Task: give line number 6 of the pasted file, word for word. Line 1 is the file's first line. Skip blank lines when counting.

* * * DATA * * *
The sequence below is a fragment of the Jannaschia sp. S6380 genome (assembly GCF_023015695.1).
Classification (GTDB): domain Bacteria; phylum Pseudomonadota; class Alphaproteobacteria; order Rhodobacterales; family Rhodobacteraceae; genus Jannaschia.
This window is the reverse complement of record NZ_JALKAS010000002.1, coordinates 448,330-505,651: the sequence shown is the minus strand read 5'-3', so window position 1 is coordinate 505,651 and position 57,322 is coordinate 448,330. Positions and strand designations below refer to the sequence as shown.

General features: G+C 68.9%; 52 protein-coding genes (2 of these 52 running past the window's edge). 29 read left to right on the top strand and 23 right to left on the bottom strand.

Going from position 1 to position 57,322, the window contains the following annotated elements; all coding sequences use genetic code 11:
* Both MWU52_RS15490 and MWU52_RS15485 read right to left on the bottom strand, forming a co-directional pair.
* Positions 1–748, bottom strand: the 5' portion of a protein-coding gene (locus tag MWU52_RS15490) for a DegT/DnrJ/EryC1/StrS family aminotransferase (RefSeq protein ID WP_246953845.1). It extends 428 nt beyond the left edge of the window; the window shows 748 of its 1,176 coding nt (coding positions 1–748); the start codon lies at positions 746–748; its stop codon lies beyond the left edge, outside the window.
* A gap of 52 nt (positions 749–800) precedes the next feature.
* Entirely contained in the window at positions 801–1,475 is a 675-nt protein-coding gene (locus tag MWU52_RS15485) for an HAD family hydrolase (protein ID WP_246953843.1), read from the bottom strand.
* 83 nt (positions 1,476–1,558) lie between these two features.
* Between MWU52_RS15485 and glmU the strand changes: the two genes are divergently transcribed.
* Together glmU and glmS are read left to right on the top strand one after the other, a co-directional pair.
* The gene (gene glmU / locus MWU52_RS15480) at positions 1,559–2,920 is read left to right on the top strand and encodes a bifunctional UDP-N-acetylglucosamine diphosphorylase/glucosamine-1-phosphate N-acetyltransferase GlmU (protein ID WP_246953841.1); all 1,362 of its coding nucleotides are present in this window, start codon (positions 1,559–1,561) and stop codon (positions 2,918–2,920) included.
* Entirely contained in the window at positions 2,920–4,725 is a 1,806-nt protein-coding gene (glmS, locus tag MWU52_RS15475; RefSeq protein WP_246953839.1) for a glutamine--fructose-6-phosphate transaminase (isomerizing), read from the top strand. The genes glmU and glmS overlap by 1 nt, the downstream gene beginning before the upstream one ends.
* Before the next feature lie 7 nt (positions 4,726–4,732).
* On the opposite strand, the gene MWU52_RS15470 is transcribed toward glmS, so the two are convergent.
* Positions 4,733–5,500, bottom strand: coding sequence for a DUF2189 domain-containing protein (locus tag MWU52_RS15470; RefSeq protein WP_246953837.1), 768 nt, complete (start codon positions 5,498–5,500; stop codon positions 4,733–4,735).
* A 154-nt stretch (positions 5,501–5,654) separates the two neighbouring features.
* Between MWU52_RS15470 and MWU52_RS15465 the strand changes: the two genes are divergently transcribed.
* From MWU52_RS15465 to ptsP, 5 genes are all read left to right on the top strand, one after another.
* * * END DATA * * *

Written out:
* Both MWU52_RS15490 and MWU52_RS15485 read right to left on the bottom strand, forming a co-directional pair.